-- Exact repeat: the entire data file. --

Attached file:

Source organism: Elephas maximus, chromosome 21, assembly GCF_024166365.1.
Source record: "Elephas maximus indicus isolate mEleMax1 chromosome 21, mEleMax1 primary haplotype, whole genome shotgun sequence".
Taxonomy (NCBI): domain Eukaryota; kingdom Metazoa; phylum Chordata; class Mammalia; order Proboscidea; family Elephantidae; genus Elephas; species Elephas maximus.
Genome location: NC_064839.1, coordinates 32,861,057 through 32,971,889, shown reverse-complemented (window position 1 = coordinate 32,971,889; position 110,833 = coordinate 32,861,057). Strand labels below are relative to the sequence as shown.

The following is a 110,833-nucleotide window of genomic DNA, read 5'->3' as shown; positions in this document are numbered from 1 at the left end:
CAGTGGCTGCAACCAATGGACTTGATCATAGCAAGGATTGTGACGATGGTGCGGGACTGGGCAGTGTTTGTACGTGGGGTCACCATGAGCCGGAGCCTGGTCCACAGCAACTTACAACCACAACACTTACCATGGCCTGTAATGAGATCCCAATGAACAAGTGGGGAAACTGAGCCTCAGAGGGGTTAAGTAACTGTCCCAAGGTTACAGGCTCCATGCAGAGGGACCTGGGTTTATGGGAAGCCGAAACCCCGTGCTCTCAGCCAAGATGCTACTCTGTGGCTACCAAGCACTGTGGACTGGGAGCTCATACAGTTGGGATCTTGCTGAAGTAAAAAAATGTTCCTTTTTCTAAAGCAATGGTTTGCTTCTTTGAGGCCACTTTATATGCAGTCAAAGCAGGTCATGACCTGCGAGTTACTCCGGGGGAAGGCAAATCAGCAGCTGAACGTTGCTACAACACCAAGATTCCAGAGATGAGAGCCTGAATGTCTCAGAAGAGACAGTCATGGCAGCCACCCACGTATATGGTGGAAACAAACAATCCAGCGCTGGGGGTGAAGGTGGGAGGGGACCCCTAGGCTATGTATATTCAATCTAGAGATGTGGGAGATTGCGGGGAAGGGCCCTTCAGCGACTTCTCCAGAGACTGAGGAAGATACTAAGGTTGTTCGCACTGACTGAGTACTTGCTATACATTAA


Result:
Source organism: Elephas maximus, chromosome 21, assembly GCF_024166365.1.
Source record: "Elephas maximus indicus isolate mEleMax1 chromosome 21, mEleMax1 primary haplotype, whole genome shotgun sequence".
Taxonomy (NCBI): domain Eukaryota; kingdom Metazoa; phylum Chordata; class Mammalia; order Proboscidea; family Elephantidae; genus Elephas; species Elephas maximus.
Genome location: NC_064839.1, coordinates 32,861,057 through 32,971,889, shown reverse-complemented (window position 1 = coordinate 32,971,889; position 110,833 = coordinate 32,861,057). Strand labels below are relative to the sequence as shown.

The following is a 110,833-nucleotide window of genomic DNA, read 5'->3' as shown; positions in this document are numbered from 1 at the left end:
CAGTGGCTGCAACCAATGGACTTGATCATAGCAAGGATTGTGACGATGGTGCGGGACTGGGCAGTGTTTGTACGTGGGGTCACCATGAGCCGGAGCCTGGTCCACAGCAACTTACAACCACAACACTTACCATGGCCTGTAATGAGATCCCAATGAACAAGTGGGGAAACTGAGCCTCAGAGGGGTTAAGTAACTGTCCCAAGGTTACAGGCTCCATGCAGAGGGACCTGGGTTTATGGGAAGCCGAAACCCCGTGCTCTCAGCCAAGATGCTACTCTGTGGCTACCAAGCACTGTGGACTGGGAGCTCATACAGTTGGGATCTTGCTGAAGTAAAAAAATGTTCCTTTTTCTAAAGCAATGGTTTGCTTCTTTGAGGCCACTTTATATGCAGTCAAAGCAGGTCATGACCTGCGAGTTACTCCGGGGGAAGGCAAATCAGCAGCTGAACGTTGCTACAACACCAAGATTCCAGAGATGAGAGCCTGAATGTCTCAGAAGAGACAGTCATGGCAGCCACCCACGTATATGGTGGAAACAAACAATCCAGCGCTGGGGGTGAAGGTGGGAGGGGACCCCTAGGCTATGTATATTCAATCTAGAGATGTGGGAGATTGCGGGGAAGGGCCCTTCAGCGACTTCTCCAGAGACTGAGGAAGATACTAAGGTTGTTCGCACTGACTGAGTACTTGCTATACATTAA